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Few Options for US to End Fighting in Syria


In statements at home and abroad, the Obama administration has made its policies toward the Syrian government clear: Syrian President Bashar al-Assad must go.

"Our goal is to hasten the end of the bloodshed and the Assad regime," Secretary of State Hillary Clinton said during a recent trip to Turkey. "That is our strategic goal.”

But analysts say the U.S. is nowhere near achieving that goal.

The U.S. rhetoric has done little to help rebel forces who have been fighting Syrian government troops for nearly 18 months, and there is no sign that either side will put down their weapons.

U.S. options few

Analysts say at this stage, no one is really calling for a military intervention. But President Barack Obama has threatened the use of military force if the Syrian government were to use chemical weapons during its fight against the insurgents.

Some U.S. politicians are talking about another option - setting up a no-fly zone over Syria, similar to the one put in place in the Libyan conflict.

But experts also say such an endeavor would not be sanctioned by the United Nations Security Council, since Russia has made clear it would veto any resolution calling for a no-fly zone. Moscow and China have already vetoed several resolutions urging Mr. Assad to step down.

Some analysts say the lightly armed rebels must get more weapons in order to adequately fight the well-equipped Syrian army.

Several Western nations, including the United States and Britain, have been providing the Syrian opposition with non-lethal assistance, such as communications equipment, medical supplies and water purification kits.

Arming insurgents may backfire

Reports also indicate countries like Qatar and Saudi Arabia are either providing funds to various rebel groups to purchase weapons, or are directly supplying them with arms.

But Nadim Shehadi, a Middle East expert with London’s Chatham House, said providing weapons to the insurgents may be a bad move.

“It will backfire, because all these groups that are being armed now, whether for a good cause or not, will have to be disarmed later and that will be a very difficult process,” he said. “A direct military intervention has more legality. It’s easier to get rid of an occupying force than to dismantle militias later.”

Shehadi and others believe the United States must play a leading role now in finding a solution to the Syrian conflict. But others say nothing will happen until after the November presidential election - and even later, in January, when the winner of the election takes office.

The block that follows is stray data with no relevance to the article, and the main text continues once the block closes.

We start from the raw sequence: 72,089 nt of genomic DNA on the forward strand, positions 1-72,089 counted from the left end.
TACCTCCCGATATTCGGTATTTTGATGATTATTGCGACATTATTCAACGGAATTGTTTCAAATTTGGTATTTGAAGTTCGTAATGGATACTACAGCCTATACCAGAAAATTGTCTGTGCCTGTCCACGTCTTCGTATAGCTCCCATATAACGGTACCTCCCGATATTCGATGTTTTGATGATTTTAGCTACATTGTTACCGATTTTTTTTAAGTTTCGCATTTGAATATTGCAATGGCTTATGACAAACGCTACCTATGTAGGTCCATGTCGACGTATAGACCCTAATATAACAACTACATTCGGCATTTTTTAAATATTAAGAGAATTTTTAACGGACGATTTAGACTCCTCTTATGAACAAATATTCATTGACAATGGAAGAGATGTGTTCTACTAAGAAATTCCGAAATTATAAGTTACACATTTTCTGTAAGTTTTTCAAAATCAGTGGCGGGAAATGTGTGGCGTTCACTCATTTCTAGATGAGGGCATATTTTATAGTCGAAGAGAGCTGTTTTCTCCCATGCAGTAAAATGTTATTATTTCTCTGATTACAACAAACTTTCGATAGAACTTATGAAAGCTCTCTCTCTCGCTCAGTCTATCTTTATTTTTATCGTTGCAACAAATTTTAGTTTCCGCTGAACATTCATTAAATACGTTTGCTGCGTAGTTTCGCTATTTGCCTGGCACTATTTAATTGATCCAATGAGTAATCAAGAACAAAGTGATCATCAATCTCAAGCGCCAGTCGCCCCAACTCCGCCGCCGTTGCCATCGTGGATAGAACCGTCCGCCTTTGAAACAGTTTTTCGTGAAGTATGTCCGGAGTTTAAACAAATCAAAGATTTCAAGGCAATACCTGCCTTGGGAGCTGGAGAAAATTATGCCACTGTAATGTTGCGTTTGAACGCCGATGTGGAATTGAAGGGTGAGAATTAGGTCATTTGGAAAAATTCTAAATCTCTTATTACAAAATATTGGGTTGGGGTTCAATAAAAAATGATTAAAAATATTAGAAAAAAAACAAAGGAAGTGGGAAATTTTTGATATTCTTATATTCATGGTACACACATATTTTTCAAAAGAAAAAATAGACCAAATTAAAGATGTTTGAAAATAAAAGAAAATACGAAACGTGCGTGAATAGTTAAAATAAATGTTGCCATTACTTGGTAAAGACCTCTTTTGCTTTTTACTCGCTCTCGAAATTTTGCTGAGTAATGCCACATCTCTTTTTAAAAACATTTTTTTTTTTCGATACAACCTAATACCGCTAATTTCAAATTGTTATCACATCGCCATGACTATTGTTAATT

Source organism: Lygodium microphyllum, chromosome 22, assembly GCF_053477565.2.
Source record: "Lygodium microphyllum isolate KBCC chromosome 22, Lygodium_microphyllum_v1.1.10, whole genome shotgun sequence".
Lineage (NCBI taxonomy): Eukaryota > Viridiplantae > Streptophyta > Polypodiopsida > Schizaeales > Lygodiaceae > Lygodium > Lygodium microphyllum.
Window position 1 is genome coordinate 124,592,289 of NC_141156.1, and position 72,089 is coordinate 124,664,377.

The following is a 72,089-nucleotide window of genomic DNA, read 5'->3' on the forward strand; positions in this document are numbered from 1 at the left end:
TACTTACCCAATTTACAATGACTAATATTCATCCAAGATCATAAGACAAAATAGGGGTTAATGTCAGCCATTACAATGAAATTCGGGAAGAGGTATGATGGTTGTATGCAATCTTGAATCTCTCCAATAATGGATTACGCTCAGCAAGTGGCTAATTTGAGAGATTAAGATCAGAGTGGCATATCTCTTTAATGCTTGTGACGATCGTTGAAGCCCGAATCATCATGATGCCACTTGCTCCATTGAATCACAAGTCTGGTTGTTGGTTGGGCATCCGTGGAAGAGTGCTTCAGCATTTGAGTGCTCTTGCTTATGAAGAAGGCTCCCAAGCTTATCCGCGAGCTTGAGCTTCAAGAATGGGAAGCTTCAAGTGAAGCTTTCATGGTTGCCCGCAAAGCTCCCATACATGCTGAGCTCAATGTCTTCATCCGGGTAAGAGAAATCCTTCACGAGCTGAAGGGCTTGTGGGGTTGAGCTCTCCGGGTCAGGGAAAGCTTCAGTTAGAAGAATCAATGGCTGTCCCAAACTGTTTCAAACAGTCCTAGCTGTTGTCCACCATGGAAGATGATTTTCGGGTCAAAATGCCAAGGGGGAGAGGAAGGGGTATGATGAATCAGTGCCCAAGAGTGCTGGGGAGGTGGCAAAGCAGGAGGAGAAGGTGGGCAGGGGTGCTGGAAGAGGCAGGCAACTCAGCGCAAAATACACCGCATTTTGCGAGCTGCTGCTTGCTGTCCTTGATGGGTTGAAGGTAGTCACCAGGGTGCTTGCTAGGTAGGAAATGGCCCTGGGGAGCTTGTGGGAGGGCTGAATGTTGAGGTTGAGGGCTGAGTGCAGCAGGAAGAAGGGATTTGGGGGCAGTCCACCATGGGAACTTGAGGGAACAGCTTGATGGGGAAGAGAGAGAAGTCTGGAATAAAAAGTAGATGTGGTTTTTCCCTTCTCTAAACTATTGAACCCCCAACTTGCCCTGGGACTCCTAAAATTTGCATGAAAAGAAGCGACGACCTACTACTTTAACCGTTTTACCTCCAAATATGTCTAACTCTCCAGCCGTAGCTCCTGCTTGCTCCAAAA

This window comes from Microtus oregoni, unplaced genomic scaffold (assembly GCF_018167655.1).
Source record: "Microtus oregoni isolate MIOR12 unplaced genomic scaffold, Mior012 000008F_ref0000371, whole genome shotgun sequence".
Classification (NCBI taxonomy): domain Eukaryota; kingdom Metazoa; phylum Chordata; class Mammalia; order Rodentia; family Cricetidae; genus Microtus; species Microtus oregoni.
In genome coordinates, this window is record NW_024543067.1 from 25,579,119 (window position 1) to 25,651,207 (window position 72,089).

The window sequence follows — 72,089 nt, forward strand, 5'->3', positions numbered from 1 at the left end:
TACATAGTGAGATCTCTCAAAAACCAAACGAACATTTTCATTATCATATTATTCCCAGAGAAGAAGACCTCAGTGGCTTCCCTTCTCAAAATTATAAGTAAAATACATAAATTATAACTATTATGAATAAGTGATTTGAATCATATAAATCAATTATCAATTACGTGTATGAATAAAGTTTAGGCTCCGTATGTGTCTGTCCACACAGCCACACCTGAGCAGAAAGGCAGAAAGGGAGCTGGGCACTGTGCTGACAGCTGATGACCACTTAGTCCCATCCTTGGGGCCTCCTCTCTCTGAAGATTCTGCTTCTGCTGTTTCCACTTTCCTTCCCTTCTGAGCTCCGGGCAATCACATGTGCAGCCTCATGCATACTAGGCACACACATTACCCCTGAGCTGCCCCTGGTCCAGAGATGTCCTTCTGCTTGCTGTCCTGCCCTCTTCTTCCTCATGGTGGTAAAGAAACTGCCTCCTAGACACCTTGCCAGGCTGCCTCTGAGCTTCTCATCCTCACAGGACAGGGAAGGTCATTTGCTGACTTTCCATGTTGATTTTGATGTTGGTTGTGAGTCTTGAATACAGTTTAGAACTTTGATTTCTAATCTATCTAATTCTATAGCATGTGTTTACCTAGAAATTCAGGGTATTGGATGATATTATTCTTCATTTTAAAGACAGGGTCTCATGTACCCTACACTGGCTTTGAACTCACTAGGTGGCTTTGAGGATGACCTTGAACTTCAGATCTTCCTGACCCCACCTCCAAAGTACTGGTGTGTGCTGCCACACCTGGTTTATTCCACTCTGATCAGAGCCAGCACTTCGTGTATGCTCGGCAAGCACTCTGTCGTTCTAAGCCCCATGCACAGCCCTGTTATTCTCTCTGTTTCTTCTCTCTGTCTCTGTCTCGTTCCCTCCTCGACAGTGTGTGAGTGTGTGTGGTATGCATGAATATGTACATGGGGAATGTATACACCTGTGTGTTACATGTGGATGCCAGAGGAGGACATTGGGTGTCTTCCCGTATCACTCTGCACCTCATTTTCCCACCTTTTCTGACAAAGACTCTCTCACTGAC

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Assad will fight to the end

Fawaz Gerges, a Middle East expert with the London School of Economics, believes President Assad will fight to the bitter end.

“All the indicators seem to clearly show that he is hunkering down for the long haul," he said. “Not only he does not believe that he will meet the same fate as the Libyan president, Assad and his supporters and his regional allies, particularly Iran, believe that he has the momentum, he can still defeat the opposition. Barring an international military intervention, Assad will be able to survive for a long time.”

Former U.S. Ambassador to the United Nations John Bolton sees another possible way out for Mr. Assad.

“You can make an argument that it’s more humanitarian, it would save more lives and cause less economic chaos for Syria, to allow Assad and his family to escape, to take some of their money with them in order to end the conflict sooner," Bolton said. “But who can guarantee security for Assad? If he doesn’t feel that he can get such a guarantee, he may well conclude he might as well fight right to the end. That certainly appears to be what he and his regime are doing right now.”

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    Andre de Nesnera

    Andre de Nesnera is senior analyst at the Voice of America, where he has reported on international affairs for more than three decades. Now serving in Washington D.C., he was previously senior European correspondent based in London, established VOA’s Geneva bureau in 1984 and in 1989 was the first VOA correspondent permanently accredited in the Soviet Union.

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